Two Humanities Faculty Members Receive NEA Creative Writing Fellowships

Ben Hoffman and Ling Ma received NEA Creative Writing Fellowships.

Ling Ma (BA’05) and Ben Hoffman are already acclaimed fiction writers. Ma received the prestigious 2018 Kirkus Prize for Fiction for her novel Severance (Farrar, Straus and Giroux, 2018), as well as the NYPL Young Lions Fiction Award and the VCU Cabell First Novelist Award. Hoffman was honored by the Chicago Tribune’s 2014 Nelson Algren Award for short fiction work for his story “This Will All Be Over Soon,” as well as a Carol Houck Smith Fellowship from the Wisconsin Institute of Creative Writing, and a Wallace Stegner Fellowship from Stanford University.

Despite these successes, Ma and Hoffman did not expect to receive the National Endowment for the Arts Creative Writing Fellowships. The competition is fierce for these NEA Fellowships of $25,000 each. Biannually, the NEA chooses only 36 Creative Writing Fellowships for prose from approximately 1,700 eligible applications. More significant after receiving NEA Fellowships, many recipients gain wider recognition, such as Anthony Doerr, Louise Erdrich, and Jennifer Egan.

From Cigarettes to Human Hair: Exhibition Uses Materials to Explore Chinese Art

A detailed photo of Xu Bing's "1st Class," which uses cigarettes to mimic a tiger skin rug

A farming scene, drawn intricately with incense ash found in Buddhist temples. A dark metal pillar, acting as a canvas above a pool of water. And at first glance, a 36-foot-long tiger skin rug—an illusion created by hundreds of thousands of carefully placed cigarettes.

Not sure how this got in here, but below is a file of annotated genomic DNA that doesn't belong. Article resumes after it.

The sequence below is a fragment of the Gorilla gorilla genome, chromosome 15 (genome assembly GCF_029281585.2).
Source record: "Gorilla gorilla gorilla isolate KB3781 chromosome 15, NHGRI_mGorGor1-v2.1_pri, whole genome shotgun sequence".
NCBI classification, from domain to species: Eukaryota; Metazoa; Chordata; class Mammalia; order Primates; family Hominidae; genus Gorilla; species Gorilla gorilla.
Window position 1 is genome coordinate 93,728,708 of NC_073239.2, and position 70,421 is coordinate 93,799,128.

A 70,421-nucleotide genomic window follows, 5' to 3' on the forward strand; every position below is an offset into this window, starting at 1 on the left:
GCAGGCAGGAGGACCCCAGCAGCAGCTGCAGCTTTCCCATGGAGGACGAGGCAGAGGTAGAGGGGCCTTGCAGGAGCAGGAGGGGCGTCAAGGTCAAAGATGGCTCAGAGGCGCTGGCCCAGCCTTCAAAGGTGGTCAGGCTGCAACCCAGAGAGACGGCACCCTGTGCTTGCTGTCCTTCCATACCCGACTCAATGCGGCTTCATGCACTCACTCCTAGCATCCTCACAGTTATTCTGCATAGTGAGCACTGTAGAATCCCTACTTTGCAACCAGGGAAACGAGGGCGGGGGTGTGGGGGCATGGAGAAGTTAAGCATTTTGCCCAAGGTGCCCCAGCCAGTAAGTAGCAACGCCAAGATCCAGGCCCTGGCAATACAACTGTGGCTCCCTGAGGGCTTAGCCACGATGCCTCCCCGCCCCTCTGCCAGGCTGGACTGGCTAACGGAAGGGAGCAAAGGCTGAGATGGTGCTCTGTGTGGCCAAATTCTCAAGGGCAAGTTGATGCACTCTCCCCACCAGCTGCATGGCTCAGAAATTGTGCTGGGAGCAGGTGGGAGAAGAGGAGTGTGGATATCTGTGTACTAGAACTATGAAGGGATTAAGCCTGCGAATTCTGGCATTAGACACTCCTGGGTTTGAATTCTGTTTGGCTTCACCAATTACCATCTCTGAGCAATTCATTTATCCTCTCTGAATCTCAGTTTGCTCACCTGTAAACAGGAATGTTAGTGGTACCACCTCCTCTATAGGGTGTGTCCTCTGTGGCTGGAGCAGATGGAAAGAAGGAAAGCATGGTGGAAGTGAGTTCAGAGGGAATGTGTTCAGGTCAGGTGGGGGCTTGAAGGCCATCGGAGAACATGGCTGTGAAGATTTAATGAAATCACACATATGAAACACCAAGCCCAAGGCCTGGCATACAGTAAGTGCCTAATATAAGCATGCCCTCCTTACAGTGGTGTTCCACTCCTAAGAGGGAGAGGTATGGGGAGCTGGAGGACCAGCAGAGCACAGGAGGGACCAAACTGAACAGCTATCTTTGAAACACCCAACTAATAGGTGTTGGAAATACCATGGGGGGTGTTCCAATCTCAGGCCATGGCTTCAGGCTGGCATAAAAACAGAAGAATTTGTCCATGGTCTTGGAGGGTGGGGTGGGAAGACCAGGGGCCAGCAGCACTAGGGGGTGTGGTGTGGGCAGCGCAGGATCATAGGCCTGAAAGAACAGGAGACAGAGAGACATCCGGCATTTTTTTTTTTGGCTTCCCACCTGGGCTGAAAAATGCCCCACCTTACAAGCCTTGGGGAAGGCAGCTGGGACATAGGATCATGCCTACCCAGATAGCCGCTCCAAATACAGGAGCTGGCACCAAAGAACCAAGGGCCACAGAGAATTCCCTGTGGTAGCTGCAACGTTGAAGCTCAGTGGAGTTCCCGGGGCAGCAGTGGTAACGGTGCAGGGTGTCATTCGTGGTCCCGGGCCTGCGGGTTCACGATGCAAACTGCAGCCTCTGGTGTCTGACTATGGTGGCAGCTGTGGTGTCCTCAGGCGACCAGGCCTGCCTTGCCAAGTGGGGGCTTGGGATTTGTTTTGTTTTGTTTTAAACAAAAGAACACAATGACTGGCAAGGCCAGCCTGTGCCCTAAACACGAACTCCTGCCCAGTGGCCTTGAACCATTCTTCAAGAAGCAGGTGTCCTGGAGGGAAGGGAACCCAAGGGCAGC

These are just a few of the artworks displayed in The Allure of Matter, hosted by the University of Chicago’s Smart Museum of Art and Wrightwood 659. Conceived by Prof. Wu Hung, the new exhibition marks a public introduction to “material art,” or caizhi yishu—a term he coined to distill a four-decade-long trend of artistic development in China.

Experimental Composer Channels The Doors During UChicago Residency

Seth Brodsky (left) and Peter Ablinger Viewing Ablinger's Music's Over at the Gray Center

Constructed by longtime collaborator Winfried Ritsch, Music’s Over was the centerpiece of Ablinger’s nine-day residency at UChicago’s Richard and Mary L. Gray Center for Arts and Inquiry. The residency featured a range of talks, discussions, composition seminars and performances—reflecting the Gray Center’s mission as a forum for experimental collaboration between artists and scholars.

The residency inaugurated Gray Sound, a new program conceived by Gray Center director Seth Brodsky, a leading scholar of 20th- and 21st-century musical modernism. Envisioned as a regular performance and discussion series, Gray Sound represents a chance for prominent artists and the UChicago community to tease the boundaries of sound—when it moves from voice to music, from a recognizable tune to noise.

UChicago Alum Tim Cassedy Receives the MLA First Book Award

Tim Cassedy

Tim Cassedy (AM’05) is fascinated with the role language played at the turn of the 19th century, and how language served to identify and differentiate people. For his cultural study of early America, Figures of Speech: Six Histories of Language and Identity in the Age of Revolution (University of Iowa Press, 2019), Cassedy recently received the Modern Language Association’s annual First Book Award, which recognizes his contribution to linguistics, the history of the book, and the cultural history of British imperialism.

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